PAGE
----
Weston Scott is happy with his simple, quiet life in a small English village. Yet he is haunted by deeply closeted yearnings, a secret he has shared with only one person. His best friend, Mark. As a constant reminder to guard his own heart, Weston wears an emerald ring on his hand.
Mark Goudy has a secret of his own, one that drove him to live far away in London rather than betray his best friend’s trust: He’s always been in love with Weston. Now he’s back, but not for a friendly visit. Mark’s through denying his emotions.
And if he can manage to slip that ring off Weston’s finger for one night, he’s sure things will change. For both of them.
Mark emerged from the pub in a halo of smoke and laughter and shouts for him to come back. He waved, yelled, “Settle down, you lot!” and put his arm around Weston’s shoulders. They leaned on each other as they walked down the street, silent until they reached the car. After a short argument, Weston conceded to letting Mark drive. He didn’t go far before stopping for Guinness and a pack of smokes, and then they were on their way, Mark chattering the whole time about whatever subject came to his head. It felt good riding with Mark like this. Familiar. A part of him wished the other man didn’t plan to head back to London the following week.
But Mark could never stay in the village. They both knew it, so Weston didn’t consider bringing it up. Not seriously. Mark enjoyed the occasional visit, and sometimes he showed up around the holiday season, but the day he moved to London, he had vowed he wouldn’t return. When Mark left, it had felt like he had moved to another planet. A part of Weston never quite got over that hurt. Or entirely forgave it. The rest of Weston couldn’t have been more proud of his friend.
Mark carried the case of beer once they exited the car, so Weston was forced to rely on his own powers to make it up the walk. He ignored the vague disappointment, as well as the temptation to at least hold Mark’s shoulder.
“Welcome to my humble home,” Weston announced, flinging the door of his cottage open and turning on the light.
It wasn’t large, but it served him well, the lounge close and cozy, the narrow hall leading back to the kitchen that took up the rear of the house. The cottage had served as residence for the church’s ministry for over two centuries. At one point there had been two bedrooms, but someone in the fifties had knocked out the wall separating the two tiny rooms so that there was one large space, more than adequate for a single man’s sleeping quarters. That’s all Weston ever did there.
Mark sprawled on his tiny couch, taking most of it and forcing Weston to stand there awkwardly as he debated where to sit now.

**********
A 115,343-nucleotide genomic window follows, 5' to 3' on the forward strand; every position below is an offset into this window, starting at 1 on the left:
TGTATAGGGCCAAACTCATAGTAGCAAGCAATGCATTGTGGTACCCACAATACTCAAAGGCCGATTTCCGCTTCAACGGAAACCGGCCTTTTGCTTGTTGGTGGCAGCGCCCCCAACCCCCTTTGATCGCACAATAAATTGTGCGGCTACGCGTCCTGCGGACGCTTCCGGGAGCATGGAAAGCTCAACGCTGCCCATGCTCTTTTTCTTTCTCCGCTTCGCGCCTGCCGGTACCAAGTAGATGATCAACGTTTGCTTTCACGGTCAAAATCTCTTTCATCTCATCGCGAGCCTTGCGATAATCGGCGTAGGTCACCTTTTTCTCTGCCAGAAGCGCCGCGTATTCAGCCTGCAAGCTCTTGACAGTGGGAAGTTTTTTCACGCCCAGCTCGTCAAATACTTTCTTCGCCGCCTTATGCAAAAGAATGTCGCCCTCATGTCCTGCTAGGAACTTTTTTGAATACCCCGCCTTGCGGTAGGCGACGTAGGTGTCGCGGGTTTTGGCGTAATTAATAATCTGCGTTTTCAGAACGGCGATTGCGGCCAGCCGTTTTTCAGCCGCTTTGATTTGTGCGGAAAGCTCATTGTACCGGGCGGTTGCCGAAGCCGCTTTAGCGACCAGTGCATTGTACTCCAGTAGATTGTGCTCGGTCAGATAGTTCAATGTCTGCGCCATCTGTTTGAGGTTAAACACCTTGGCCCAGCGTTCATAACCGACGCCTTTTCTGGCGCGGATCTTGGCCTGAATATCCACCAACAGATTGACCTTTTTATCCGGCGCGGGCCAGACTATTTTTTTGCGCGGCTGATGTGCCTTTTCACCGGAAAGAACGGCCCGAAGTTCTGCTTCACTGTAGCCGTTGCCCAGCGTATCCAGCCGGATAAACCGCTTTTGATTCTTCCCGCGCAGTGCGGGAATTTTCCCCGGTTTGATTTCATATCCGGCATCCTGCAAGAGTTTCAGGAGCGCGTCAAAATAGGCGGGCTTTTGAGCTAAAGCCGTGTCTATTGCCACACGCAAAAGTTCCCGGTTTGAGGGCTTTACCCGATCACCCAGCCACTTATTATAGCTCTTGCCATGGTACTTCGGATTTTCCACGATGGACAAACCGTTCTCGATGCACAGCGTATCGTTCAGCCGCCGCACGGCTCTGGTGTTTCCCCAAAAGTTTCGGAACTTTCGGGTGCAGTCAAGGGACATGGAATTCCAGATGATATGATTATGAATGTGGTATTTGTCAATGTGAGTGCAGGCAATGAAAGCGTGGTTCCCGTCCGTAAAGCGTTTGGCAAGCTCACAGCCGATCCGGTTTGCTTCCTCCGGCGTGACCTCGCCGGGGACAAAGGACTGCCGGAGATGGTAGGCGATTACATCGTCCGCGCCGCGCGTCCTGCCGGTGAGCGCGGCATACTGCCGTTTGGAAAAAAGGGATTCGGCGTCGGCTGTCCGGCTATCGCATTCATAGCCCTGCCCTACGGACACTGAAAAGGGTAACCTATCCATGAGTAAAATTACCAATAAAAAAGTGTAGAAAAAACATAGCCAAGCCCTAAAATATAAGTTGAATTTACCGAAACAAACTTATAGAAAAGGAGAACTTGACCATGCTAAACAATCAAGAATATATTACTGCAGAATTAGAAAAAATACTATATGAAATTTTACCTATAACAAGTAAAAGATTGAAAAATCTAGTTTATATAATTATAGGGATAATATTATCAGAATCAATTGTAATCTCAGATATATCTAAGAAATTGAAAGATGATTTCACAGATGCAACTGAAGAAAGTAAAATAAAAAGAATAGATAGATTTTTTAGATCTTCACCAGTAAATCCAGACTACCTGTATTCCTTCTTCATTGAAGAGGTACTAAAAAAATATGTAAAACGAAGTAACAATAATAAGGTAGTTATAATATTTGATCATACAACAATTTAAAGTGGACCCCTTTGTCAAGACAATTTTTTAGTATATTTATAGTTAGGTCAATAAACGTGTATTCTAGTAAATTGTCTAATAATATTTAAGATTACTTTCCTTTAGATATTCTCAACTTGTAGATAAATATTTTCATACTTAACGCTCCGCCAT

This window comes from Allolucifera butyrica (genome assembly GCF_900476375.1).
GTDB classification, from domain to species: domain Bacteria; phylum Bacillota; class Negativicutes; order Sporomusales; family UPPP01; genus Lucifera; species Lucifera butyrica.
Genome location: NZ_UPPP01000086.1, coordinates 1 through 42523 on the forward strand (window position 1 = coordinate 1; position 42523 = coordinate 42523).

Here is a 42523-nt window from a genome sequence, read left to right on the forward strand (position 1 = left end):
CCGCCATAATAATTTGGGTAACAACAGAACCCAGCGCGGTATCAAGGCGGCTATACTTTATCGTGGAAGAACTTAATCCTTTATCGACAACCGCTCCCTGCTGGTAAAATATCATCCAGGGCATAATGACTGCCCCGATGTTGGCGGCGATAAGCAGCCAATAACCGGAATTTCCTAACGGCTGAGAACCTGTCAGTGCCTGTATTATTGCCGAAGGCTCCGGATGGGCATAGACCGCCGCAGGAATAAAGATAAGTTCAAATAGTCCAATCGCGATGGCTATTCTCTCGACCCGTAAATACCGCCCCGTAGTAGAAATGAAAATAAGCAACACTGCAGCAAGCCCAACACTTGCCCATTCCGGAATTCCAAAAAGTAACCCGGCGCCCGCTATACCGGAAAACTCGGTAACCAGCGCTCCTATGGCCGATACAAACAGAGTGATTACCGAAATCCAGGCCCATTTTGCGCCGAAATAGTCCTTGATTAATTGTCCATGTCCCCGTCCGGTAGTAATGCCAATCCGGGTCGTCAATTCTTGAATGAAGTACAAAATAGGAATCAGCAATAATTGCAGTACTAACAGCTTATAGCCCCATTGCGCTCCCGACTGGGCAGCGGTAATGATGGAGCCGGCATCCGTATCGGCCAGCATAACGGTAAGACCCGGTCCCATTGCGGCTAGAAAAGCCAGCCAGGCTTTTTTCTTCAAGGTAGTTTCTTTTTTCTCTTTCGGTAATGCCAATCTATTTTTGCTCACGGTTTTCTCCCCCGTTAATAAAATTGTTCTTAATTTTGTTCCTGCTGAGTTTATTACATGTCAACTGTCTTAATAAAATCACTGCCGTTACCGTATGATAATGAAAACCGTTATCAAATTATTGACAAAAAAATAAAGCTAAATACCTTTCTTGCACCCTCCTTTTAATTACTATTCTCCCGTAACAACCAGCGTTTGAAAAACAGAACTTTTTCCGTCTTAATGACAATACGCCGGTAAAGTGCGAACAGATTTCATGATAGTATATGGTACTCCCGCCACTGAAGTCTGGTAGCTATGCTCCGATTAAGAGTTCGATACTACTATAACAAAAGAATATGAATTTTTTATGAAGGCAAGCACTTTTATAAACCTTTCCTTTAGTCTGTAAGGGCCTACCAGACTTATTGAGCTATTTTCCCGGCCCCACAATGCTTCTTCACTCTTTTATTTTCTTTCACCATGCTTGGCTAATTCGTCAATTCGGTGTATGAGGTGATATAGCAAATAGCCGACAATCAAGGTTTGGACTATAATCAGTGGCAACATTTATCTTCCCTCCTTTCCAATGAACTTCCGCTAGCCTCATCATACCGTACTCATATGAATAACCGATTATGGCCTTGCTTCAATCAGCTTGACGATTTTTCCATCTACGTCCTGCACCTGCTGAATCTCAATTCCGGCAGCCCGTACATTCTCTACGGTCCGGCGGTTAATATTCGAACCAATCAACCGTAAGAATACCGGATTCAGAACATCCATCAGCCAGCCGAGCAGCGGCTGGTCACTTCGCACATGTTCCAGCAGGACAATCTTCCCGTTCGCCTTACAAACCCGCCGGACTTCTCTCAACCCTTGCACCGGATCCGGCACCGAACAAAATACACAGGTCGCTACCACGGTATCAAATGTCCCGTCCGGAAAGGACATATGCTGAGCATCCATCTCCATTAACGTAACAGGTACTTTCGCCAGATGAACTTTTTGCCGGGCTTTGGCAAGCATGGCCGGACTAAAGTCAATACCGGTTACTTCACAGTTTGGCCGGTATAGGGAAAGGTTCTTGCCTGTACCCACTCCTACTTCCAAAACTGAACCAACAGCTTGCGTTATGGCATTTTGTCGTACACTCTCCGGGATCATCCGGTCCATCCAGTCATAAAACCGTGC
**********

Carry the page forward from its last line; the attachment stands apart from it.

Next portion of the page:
“You’ve got pint glasses, right?”
“Sure do.” When Weston returned with two full glasses, Mark was in the exact same place. “Just don’t try smoking in here. That’s frowned upon.”
Their fingers grazed each other when Mark took the pint. “I don’t know how you do it. What do you do for fun, Wes?”
“There’s bingo on Thursday nights.” The joke fell flat, and Weston shrugged. “I didn’t sign up for this gig because I thought it would be fun.” He hoped Mark didn’t ask why Weston had made this decision, because he wasn’t sure he could articulate it. Especially since it had something to do with Mark. “You just learn to make adjustments for the things you can’t have or do.”
“Still sounds lonely.” There was something wistful in Mark’s voice, a softness that didn’t usually color his words, but it was gone by the time he gestured in annoyance toward the empty space next to him, splashing a little of his Guinness against the back of the couch.
“I suppose I could get married. Nothing stopping me, after all.”
“Right. That’d solve all your problems.”
“It’d solve a few, I imagine.”
“Are you really standing there telling me you’d get married? Have you ever even touched a woman, Wes?”
“No.” Or a man, for that matter, but he didn’t need to elaborate. Mark knew why the suggestion of marriage was ridiculous on its face. He’d be miserable. He’d make his potential wife miserable—not that he knew any women who would be remotely interested in marrying a gay priest.
“You can bloody sit down, you know. This hovering makes me nervous.”
“Sorry.” He settled on the couch and sipped his drink. “Enough about my boring life, anyway. What do you do for fun in London?”